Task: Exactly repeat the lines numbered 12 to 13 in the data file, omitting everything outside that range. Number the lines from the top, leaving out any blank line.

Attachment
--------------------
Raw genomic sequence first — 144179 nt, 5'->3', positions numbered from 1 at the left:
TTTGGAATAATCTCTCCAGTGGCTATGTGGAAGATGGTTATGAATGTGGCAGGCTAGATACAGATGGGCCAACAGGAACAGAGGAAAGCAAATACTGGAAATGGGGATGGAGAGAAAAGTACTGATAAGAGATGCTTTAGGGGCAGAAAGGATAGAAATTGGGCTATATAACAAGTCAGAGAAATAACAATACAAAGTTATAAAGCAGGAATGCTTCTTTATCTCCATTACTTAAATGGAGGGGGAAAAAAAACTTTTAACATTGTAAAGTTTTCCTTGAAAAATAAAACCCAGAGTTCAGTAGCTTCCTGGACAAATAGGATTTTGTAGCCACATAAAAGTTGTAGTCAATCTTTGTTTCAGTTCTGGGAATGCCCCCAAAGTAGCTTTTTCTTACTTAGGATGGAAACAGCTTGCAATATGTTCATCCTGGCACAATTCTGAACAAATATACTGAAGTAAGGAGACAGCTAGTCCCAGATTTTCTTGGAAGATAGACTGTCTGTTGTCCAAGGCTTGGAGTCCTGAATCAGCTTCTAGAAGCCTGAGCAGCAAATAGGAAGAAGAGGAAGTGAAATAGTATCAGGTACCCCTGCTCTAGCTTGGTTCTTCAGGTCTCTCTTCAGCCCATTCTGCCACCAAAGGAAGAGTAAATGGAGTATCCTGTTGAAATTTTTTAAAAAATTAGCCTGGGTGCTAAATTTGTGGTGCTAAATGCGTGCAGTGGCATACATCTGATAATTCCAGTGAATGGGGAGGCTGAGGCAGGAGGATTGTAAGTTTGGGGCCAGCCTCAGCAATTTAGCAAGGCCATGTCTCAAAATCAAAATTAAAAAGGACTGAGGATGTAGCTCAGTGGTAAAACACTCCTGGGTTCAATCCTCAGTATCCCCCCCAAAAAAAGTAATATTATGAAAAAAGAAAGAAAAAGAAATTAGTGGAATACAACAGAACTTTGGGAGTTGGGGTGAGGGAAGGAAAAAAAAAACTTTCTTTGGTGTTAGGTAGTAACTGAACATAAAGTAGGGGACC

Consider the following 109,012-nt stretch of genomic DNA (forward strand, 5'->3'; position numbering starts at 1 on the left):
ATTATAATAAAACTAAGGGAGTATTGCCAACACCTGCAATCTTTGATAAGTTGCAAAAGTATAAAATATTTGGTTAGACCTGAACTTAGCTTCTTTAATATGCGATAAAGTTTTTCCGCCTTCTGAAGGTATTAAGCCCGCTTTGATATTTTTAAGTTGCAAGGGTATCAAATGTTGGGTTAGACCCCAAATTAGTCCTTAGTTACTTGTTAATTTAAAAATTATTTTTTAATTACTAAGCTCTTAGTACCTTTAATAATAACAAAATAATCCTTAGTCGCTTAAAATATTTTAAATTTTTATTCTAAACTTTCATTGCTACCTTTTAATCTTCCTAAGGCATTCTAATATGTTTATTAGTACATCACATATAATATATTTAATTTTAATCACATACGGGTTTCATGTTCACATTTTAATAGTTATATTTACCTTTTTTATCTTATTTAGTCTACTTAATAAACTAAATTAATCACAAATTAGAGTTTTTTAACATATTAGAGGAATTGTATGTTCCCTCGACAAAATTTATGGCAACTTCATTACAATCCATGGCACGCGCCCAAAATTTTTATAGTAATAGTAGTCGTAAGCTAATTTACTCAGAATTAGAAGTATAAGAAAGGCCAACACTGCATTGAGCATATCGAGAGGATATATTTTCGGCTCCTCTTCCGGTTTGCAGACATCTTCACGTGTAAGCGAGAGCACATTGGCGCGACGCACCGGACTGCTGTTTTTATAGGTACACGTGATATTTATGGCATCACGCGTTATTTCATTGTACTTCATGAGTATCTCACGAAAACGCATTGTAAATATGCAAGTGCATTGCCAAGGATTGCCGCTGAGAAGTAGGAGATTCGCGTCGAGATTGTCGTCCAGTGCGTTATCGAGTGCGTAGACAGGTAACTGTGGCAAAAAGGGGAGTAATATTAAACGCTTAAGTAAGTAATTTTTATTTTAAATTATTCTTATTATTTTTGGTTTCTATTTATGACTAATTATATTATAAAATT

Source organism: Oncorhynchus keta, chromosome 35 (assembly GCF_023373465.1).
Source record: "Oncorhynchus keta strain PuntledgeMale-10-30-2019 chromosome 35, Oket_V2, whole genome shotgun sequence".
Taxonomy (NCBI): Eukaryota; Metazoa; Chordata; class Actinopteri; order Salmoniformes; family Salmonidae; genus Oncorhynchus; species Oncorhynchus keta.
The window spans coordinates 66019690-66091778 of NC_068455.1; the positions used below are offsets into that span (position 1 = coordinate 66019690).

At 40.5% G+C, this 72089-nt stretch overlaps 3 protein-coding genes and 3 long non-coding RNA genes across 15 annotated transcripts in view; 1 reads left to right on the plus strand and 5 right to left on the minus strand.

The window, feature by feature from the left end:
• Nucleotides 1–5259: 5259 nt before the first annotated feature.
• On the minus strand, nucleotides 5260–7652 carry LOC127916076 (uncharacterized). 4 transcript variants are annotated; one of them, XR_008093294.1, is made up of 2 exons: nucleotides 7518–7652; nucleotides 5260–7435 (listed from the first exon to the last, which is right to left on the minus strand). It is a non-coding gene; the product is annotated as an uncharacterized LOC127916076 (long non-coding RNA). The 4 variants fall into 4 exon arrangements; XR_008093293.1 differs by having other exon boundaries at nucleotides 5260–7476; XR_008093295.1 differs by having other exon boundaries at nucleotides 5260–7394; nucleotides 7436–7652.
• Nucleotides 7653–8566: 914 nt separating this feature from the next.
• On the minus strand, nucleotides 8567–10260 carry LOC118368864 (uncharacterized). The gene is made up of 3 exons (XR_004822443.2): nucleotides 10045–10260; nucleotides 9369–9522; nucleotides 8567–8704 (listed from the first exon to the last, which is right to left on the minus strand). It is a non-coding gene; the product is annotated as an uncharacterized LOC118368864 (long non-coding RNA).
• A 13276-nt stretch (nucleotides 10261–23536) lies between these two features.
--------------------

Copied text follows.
• On the minus strand, nucleotides 5260–7652 carry LOC127916076 (uncharacterized). 4 transcript variants are annotated; one of them, XR_008093294.1, is made up of 2 exons: nucleotides 7518–7652; nucleotides 5260–7435 (listed from the first exon to the last, which is right to left on the minus strand). It is a non-coding gene; the product is annotated as an uncharacterized LOC127916076 (long non-coding RNA). The 4 variants fall into 4 exon arrangements; XR_008093293.1 differs by having other exon boundaries at nucleotides 5260–7476; XR_008093295.1 differs by having other exon boundaries at nucleotides 5260–7394; nucleotides 7436–7652.
• Nucleotides 7653–8566: 914 nt separating this feature from the next.